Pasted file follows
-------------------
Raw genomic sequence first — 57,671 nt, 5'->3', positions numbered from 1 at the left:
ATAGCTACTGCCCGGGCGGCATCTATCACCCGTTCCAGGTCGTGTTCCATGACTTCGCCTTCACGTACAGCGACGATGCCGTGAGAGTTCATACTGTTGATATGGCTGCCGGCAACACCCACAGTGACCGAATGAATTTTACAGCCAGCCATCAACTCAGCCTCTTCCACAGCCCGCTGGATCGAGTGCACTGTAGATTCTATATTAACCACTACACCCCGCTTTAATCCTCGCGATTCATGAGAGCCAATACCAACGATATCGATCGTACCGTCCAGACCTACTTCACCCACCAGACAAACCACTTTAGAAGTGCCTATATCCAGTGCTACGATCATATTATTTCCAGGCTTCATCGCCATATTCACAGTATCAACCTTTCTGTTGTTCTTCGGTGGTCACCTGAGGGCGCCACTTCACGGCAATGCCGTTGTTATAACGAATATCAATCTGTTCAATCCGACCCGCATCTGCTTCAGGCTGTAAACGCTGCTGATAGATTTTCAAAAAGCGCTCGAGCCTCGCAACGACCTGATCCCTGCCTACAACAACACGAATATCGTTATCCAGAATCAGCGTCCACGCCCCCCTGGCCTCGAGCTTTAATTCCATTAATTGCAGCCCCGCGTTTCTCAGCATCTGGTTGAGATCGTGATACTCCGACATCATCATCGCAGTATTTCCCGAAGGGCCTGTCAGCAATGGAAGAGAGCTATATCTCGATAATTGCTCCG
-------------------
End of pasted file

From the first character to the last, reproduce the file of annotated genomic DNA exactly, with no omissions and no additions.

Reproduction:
Raw genomic sequence first — 57,671 nt, 5'->3', positions numbered from 1 at the left:
ATAGCTACTGCCCGGGCGGCATCTATCACCCGTTCCAGGTCGTGTTCCATGACTTCGCCTTCACGTACAGCGACGATGCCGTGAGAGTTCATACTGTTGATATGGCTGCCGGCAACACCCACAGTGACCGAATGAATTTTACAGCCAGCCATCAACTCAGCCTCTTCCACAGCCCGCTGGATCGAGTGCACTGTAGATTCTATATTAACCACTACACCCCGCTTTAATCCTCGCGATTCATGAGAGCCAATACCAACGATATCGATCGTACCGTCCAGACCTACTTCACCCACCAGACAAACCACTTTAGAAGTGCCTATATCCAGTGCTACGATCATATTATTTCCAGGCTTCATCGCCATATTCACAGTATCAACCTTTCTGTTGTTCTTCGGTGGTCACCTGAGGGCGCCACTTCACGGCAATGCCGTTGTTATAACGAATATCAATCTGTTCAATCCGACCCGCATCTGCTTCAGGCTGTAAACGCTGCTGATAGATTTTCAAAAAGCGCTCGAGCCTCGCAACGACCTGATCCCTGCCTACAACAACACGAATATCGTTATCCAGAATCAGCGTCCACGCCCCCCTGGCCTCGAGCTTTAATTCCATTAATTGCAGCCCCGCGTTTCTCAGCATCTGGTTGAGATCGTGATACTCCGACATCATCATCGCAGTATTTCCCGAAGGGCCTGTCAGCAATGGAAGAGAGCTATATCTCGATAATTGCTCCG